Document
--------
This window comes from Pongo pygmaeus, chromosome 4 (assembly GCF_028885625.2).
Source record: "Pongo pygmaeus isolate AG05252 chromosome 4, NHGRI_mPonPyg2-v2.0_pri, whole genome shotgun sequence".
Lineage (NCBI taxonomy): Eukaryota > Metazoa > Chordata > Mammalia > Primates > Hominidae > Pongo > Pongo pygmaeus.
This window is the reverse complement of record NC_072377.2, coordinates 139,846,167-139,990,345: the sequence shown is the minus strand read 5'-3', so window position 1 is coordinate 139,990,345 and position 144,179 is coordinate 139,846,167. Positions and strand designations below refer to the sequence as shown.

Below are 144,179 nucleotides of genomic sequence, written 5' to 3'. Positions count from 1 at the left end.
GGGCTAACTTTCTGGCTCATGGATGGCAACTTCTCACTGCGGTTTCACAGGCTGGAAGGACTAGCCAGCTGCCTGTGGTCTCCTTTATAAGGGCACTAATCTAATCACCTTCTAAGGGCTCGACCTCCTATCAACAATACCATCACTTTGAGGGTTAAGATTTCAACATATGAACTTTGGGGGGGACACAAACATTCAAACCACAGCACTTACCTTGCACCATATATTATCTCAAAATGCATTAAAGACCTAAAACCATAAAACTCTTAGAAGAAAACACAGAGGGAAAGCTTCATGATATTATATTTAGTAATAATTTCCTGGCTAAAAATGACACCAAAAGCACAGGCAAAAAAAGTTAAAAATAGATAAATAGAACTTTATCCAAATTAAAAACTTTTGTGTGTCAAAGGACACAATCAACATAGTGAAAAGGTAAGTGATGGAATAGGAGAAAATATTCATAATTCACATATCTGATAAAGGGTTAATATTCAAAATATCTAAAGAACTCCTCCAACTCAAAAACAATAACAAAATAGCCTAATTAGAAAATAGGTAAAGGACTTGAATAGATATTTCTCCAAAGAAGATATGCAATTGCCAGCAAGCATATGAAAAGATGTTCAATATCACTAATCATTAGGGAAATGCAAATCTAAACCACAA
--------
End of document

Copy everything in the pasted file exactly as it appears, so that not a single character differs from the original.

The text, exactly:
This window comes from Pongo pygmaeus, chromosome 4 (assembly GCF_028885625.2).
Source record: "Pongo pygmaeus isolate AG05252 chromosome 4, NHGRI_mPonPyg2-v2.0_pri, whole genome shotgun sequence".
Lineage (NCBI taxonomy): Eukaryota > Metazoa > Chordata > Mammalia > Primates > Hominidae > Pongo > Pongo pygmaeus.
This window is the reverse complement of record NC_072377.2, coordinates 139,846,167-139,990,345: the sequence shown is the minus strand read 5'-3', so window position 1 is coordinate 139,990,345 and position 144,179 is coordinate 139,846,167. Positions and strand designations below refer to the sequence as shown.

Below are 144,179 nucleotides of genomic sequence, written 5' to 3'. Positions count from 1 at the left end.
GGGCTAACTTTCTGGCTCATGGATGGCAACTTCTCACTGCGGTTTCACAGGCTGGAAGGACTAGCCAGCTGCCTGTGGTCTCCTTTATAAGGGCACTAATCTAATCACCTTCTAAGGGCTCGACCTCCTATCAACAATACCATCACTTTGAGGGTTAAGATTTCAACATATGAACTTTGGGGGGGACACAAACATTCAAACCACAGCACTTACCTTGCACCATATATTATCTCAAAATGCATTAAAGACCTAAAACCATAAAACTCTTAGAAGAAAACACAGAGGGAAAGCTTCATGATATTATATTTAGTAATAATTTCCTGGCTAAAAATGACACCAAAAGCACAGGCAAAAAAAGTTAAAAATAGATAAATAGAACTTTATCCAAATTAAAAACTTTTGTGTGTCAAAGGACACAATCAACATAGTGAAAAGGTAAGTGATGGAATAGGAGAAAATATTCATAATTCACATATCTGATAAAGGGTTAATATTCAAAATATCTAAAGAACTCCTCCAACTCAAAAACAATAACAAAATAGCCTAATTAGAAAATAGGTAAAGGACTTGAATAGATATTTCTCCAAAGAAGATATGCAATTGCCAGCAAGCATATGAAAAGATGTTCAATATCACTAATCATTAGGGAAATGCAAATCTAAACCACAA